The following is the third in a three-part summary extract from the soon-to-be-published ““Creating Jobs and Enterprise in a new Singapore economy – Ideas for Change” by Tan Jee Say, former secretary to the late Dr Albert Winsemius, the economic adviser to the Singapore Government.
Jee Say’s analysis and prescription are ‘persuasive’, according to Lord Butler who as Head of the British Civil Service in the 1980s and 1990s, oversaw the “painful transition” of the United Kingdom from a predominantly manufacturing economy to a knowledge-based one:
“As the former Head of University College, Oxford University, where Tan Jee Say was a student, I am happy to commend his essay “Creating Jobs and Enterprise in a New Singapore Economy -Ideas for Change”. I am not an expert on the Singapore economy but I was Private Secretary to Prime Minister Margaret Thatcher and Head of the British Civil Service in the 1980s and 1990s whenthe UK was making the painful transition from a predominantlymanufacturing and mining economy to a knowledge-based one.Against that background, I find Jee Say’s analysis and prescription persuasive. It seems to me a thorough and well-argued piece of work and as such it deserves the attention of policy-makers.”
You can read Part One here.
Minimum Wage and Workfare
Our workers deserve a decent and dignified living that is made possible with a minimum wage.The alleged negative effects of a minimum wage are alarmist in nature and do not standup to practical experience in countries that have implemented a regime of minimum wage; more than 90% of countries in the world have some form of a minimum wage. It will ensure that Singaporean workers are not short-changed and under-cut by foreign workers.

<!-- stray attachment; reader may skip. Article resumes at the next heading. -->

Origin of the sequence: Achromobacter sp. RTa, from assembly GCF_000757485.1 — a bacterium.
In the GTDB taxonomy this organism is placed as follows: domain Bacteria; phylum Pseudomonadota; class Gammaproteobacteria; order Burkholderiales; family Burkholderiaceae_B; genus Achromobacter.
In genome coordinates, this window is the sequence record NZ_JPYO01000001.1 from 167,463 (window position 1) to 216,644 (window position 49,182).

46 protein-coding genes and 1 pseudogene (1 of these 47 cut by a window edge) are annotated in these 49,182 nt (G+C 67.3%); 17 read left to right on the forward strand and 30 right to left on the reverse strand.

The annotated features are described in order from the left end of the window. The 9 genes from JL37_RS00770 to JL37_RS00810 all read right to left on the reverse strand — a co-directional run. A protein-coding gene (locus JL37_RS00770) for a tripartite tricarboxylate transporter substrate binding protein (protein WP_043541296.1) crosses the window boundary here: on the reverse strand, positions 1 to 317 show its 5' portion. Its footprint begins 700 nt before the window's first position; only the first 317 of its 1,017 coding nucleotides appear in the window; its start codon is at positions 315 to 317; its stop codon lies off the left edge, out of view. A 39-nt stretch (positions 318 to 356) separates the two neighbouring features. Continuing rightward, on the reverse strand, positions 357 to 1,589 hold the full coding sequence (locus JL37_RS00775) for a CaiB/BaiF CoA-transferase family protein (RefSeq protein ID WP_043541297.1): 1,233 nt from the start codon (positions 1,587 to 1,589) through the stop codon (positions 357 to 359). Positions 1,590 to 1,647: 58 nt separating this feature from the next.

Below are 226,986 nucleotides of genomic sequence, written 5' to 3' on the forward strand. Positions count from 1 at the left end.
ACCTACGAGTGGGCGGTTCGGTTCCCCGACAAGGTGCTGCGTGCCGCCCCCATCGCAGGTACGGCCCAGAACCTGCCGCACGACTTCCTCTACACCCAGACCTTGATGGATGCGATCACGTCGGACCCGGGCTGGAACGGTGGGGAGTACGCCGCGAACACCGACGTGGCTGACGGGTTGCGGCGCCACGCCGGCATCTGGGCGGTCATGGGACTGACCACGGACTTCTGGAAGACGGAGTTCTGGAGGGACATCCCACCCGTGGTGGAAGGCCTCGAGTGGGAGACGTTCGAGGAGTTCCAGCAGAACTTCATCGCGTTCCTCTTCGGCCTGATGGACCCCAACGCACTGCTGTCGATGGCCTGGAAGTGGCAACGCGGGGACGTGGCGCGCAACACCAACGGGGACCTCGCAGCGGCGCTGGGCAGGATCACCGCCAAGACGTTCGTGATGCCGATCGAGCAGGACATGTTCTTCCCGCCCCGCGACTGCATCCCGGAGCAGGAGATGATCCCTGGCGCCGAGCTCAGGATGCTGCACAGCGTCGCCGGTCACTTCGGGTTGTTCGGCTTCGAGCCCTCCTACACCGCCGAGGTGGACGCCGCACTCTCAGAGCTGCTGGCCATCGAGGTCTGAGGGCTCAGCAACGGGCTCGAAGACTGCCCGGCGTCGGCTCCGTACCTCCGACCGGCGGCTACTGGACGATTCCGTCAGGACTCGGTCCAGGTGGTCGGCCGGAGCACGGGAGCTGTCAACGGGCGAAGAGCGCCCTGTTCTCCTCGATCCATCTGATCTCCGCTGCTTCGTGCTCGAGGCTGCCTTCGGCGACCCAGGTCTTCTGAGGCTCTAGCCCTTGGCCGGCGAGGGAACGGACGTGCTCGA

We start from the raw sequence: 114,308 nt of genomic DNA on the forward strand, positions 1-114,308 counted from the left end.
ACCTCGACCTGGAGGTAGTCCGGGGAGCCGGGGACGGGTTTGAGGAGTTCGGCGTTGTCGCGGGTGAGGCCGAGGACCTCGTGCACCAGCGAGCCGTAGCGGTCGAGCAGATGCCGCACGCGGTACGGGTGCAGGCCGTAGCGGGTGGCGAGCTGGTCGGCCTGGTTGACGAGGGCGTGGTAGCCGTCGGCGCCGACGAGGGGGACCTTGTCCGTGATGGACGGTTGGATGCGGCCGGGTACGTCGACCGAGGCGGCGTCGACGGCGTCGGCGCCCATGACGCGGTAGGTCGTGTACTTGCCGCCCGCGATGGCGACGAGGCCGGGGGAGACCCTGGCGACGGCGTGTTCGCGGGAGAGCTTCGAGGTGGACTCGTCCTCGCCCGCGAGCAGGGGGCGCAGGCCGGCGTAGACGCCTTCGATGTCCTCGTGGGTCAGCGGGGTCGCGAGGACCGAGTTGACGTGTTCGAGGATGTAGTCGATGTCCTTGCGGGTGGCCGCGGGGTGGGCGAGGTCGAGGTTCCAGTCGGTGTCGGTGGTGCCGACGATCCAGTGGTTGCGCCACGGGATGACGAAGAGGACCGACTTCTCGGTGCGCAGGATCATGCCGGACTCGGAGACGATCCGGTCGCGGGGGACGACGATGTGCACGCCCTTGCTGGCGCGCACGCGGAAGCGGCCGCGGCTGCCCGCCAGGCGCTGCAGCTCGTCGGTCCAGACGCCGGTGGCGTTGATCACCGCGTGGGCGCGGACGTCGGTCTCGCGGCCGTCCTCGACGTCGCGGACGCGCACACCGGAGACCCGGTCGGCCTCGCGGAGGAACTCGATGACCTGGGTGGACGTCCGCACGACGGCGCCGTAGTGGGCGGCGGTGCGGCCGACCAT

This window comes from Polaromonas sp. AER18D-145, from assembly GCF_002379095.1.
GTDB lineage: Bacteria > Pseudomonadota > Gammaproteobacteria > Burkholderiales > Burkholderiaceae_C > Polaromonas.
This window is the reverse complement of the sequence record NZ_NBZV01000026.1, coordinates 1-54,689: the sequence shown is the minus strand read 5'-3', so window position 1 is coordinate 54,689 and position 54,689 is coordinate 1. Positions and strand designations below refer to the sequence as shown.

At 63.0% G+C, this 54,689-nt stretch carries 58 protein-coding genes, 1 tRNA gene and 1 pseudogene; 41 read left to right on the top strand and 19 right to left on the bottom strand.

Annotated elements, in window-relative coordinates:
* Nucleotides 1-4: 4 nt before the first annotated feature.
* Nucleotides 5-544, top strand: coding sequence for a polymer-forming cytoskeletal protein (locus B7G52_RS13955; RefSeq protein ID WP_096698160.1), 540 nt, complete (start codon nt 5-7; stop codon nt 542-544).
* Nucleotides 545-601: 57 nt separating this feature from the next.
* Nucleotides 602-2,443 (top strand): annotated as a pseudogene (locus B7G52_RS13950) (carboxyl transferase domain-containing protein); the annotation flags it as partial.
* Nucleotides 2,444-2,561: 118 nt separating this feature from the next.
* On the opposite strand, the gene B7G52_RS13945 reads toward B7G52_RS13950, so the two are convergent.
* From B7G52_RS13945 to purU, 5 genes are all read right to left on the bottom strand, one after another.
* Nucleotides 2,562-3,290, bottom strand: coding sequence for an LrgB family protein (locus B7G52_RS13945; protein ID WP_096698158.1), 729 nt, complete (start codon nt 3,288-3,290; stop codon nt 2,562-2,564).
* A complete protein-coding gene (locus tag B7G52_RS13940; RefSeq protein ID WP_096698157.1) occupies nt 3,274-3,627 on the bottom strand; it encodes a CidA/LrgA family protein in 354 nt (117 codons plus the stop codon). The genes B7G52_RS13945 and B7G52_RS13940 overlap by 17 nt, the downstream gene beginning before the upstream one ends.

A minimum wage is more superior than a levy in reducing the flow of foreign workers. A higher levy raises the cost to an employer of hiring a foreign worker but the increase in cost goes to government coffers not to the worker, so the employer ends up coughing out more money for the same quality of worker. On the other hand,a higher wage attracts a higher quality worker as it goes directly to him, so the employer benefits from a higher output, thus contributing to raising theoverall productivity level. The Workfare Income Supplement (WIS) is a poor substitute of a minimum wage as it represents only a meagre amount (about$83 a month) and is paid by Government using taxpayers’ money and hence does not hurt the employer who can merrily continue to hire cheap foreign workers. Coming from the taxpayer rather than the employer, the transfer payment protects and enhances the profitability of employers and widens the gap between the rich and the poor.
In the 10-year period from 1998-2008, theaverage incomes of the poorest 20 per cent of households fell by -2.7 per cent,from $1,309 to $1,274 whereas the richest 20 per cent of households saw their average incomes rose by 53 per cent, from $12,091 to $18,472.
Income Inequality- when growth stops trickling down
The problem of income inequality has become much worse in recent years. Singapore’s Gini coefficient (a measure of income inequality from 0 to 1.0 with 0 representingcomplete equality) has risen from 0.428 in 2002 to 0.471 in 2007 even after accounting for government benefits and taxes. These numbers put Singapore “in league” with poor developing countries of the Third World such as ” the Philippines (0.461) and Guatemala (0.483) and worse than China (0.447). Other wealthy Asian nations such as Japan, Korea and Taiwan have more European-style Gini’s of 0.249, 0.316 and 0.326.” Hasn’t Singapore “graduated” from Third World to First World a long while ago and if so, shouldn’t Singapore be “in league” with other rich First World societies rather than with poor developing countries?